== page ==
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 although the quality is thought rather to err on the side of defect, since the gentle-tempered man is not prompt to seek redress for injuries, but rather inclined to forgive them）.  The defect, on the other hand, call it a sort of Lack of Spirit or what not, is blamed; since those who do not get angry at things at which it is right to be angry are considered foolish, and so are those who do not get angry in the right manner, at the a right time, and with the right people.  It is thought that they do not feel or resent an injury, and that if a man is never angry he will not stand up for him self; and it is considered servile to put up with an insult to oneself or suffer one's friends to be insulted.  Excess also is possible in each of these ways, for one can be angry with the wrong people, for wrong things, or more violently or more quickly or longer than is right; but not all these excesses of temper are found in the same person. This would be impossible, since evil destroys even itself, and when present in its entirety becomes unbearable.  There are then first the Irascible, who get angry quickly and with the wrong people and for the wrong things and too violently, but whose anger is soon over. This last is the best point in their character, and it is due to the fact that they do not keep their anger in, but being quick-tempered display it openly by retaliating, and then have done with it.  The excessively quick-tempered are Passionate; they fly into a passion at everything and on all occasions: hence their name.  The Bitter-tempered on the other hand are implacable, and remain angry a long time, because they keep their wrath in; whereas when a man retaliates there is an end of the matter: the pain of resentment is replaced by the pleasure of obtaining redress, and so his anger ceases. But if they do not retaliate, men continue to labour under a sense of resentment—for as their anger is concealed no one else tries to placate them either, and it takes a long time to digest one's wrath within one. Bitterness is the most trouble some form of bad temper both to a man himself and to his nearest friends.  Those who lose their temper at the wrong things, and more and longer than they ought, and who refuse to be reconciled without obtaining redress or retaliating, we call Harsh-tempered.  We consider the excess to be more opposed to Gentleness than the defect, because it occurs more frequently, human nature being more prone to seek redress than to forgive; and because the harsh-tempered are worse to live with than the unduly placable.  But what was said above1 is also clear from what we are now saying; it is not easy to define in what manner and with whom and on what grounds and how long one ought to be angry, and up to what point one does right in so doing and where error begins. For he who transgresses the limit only a little is not held blameworthy, whether he errs on the side of excess or defect; in fact, we sometimes praise those deficient in anger and call them gentle-tempered,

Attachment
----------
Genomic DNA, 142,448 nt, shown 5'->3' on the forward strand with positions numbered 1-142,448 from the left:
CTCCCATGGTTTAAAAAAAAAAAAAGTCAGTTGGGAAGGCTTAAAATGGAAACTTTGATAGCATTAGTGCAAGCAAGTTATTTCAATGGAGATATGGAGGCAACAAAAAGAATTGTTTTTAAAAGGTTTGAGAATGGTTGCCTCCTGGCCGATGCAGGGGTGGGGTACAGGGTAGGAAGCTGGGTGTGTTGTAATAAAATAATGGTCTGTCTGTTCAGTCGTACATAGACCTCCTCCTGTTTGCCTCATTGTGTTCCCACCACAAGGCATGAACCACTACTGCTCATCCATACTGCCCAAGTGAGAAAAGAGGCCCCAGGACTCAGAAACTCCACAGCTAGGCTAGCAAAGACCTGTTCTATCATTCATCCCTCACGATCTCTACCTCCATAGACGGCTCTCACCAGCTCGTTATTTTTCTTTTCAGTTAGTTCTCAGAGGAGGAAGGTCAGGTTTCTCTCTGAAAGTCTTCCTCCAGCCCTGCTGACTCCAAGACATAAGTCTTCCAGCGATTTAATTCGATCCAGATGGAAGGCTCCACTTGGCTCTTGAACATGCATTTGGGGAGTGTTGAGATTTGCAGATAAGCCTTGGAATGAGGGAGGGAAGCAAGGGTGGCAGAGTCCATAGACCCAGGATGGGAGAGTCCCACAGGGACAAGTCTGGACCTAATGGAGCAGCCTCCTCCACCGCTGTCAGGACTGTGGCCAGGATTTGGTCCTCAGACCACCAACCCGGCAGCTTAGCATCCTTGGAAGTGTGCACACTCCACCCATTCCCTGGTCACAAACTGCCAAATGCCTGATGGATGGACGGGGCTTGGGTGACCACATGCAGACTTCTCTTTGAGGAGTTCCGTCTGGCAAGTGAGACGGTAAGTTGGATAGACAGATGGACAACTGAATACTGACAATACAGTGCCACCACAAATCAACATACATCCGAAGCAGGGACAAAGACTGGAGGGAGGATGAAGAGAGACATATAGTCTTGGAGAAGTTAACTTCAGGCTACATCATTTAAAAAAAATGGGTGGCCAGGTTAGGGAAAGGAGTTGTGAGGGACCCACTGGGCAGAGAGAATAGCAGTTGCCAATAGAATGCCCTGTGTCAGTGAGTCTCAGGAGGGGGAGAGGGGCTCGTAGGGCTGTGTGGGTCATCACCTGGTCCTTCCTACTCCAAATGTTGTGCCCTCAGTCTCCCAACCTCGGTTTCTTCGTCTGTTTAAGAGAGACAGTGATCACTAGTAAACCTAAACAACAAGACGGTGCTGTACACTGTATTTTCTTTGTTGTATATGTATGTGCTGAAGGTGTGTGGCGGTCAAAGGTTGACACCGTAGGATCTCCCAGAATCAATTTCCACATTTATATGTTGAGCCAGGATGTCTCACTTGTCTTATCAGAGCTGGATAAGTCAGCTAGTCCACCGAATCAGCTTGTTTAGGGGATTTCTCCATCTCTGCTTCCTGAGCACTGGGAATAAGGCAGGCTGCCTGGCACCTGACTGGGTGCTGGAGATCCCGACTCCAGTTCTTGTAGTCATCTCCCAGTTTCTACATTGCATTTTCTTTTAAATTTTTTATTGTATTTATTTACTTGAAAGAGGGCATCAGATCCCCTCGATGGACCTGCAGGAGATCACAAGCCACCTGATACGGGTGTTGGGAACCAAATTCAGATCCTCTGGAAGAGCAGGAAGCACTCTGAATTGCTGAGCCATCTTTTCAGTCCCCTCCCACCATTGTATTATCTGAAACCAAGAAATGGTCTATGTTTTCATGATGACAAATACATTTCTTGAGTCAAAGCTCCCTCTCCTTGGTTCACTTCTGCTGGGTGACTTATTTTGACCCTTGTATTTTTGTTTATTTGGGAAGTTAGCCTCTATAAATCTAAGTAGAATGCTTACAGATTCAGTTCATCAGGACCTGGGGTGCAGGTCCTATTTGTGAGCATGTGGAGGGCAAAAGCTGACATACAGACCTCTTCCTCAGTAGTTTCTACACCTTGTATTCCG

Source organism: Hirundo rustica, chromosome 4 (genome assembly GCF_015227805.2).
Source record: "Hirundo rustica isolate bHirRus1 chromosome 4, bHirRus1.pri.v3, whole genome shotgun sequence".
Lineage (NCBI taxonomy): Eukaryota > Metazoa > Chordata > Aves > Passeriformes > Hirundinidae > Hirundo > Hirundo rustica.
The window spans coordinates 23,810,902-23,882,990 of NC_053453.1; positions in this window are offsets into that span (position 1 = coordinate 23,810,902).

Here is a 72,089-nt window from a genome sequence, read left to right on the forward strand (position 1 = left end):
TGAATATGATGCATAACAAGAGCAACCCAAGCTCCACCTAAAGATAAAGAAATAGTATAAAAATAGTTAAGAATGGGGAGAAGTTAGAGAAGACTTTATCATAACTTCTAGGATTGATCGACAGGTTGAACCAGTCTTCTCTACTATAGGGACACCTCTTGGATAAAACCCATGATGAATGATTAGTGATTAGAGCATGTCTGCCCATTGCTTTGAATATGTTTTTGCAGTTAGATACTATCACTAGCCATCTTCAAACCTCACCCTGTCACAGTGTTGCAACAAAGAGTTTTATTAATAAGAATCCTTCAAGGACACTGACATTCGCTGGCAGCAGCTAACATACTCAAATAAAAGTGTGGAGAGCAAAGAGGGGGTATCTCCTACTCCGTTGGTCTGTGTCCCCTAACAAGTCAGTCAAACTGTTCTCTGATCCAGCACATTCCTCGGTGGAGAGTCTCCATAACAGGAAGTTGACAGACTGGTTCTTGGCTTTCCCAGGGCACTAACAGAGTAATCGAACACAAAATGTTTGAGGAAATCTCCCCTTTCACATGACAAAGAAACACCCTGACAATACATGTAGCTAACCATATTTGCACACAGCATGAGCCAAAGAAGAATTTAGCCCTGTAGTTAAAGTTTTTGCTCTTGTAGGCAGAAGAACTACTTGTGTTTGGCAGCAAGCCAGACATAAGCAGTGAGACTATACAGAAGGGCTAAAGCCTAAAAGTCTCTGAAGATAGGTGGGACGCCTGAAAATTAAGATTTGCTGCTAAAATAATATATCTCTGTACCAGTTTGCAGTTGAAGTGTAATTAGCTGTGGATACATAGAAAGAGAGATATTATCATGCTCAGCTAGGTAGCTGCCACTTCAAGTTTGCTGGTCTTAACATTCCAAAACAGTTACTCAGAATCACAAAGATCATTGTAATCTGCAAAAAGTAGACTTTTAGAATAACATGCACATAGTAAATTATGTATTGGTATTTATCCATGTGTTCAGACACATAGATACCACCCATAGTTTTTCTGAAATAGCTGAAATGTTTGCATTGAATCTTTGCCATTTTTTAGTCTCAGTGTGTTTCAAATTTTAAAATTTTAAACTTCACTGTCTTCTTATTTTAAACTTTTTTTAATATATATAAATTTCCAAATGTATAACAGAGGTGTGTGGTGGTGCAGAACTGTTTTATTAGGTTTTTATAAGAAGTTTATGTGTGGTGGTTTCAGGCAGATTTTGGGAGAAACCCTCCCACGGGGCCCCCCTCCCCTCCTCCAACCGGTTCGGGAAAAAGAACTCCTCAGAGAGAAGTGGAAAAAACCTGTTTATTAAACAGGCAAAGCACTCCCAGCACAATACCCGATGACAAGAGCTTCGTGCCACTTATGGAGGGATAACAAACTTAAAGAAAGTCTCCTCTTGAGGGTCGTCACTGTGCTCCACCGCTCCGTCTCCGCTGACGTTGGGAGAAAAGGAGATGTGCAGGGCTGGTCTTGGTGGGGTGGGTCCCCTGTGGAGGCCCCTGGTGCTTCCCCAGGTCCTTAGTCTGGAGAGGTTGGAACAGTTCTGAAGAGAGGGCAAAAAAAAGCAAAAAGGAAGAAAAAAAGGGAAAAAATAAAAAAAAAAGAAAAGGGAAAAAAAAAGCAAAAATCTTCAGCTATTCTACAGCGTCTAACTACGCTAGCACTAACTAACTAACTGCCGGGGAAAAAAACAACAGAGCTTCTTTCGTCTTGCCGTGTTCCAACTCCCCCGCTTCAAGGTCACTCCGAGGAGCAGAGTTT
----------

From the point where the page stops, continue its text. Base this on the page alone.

1 2.9.7-9, a passage closely repeated here.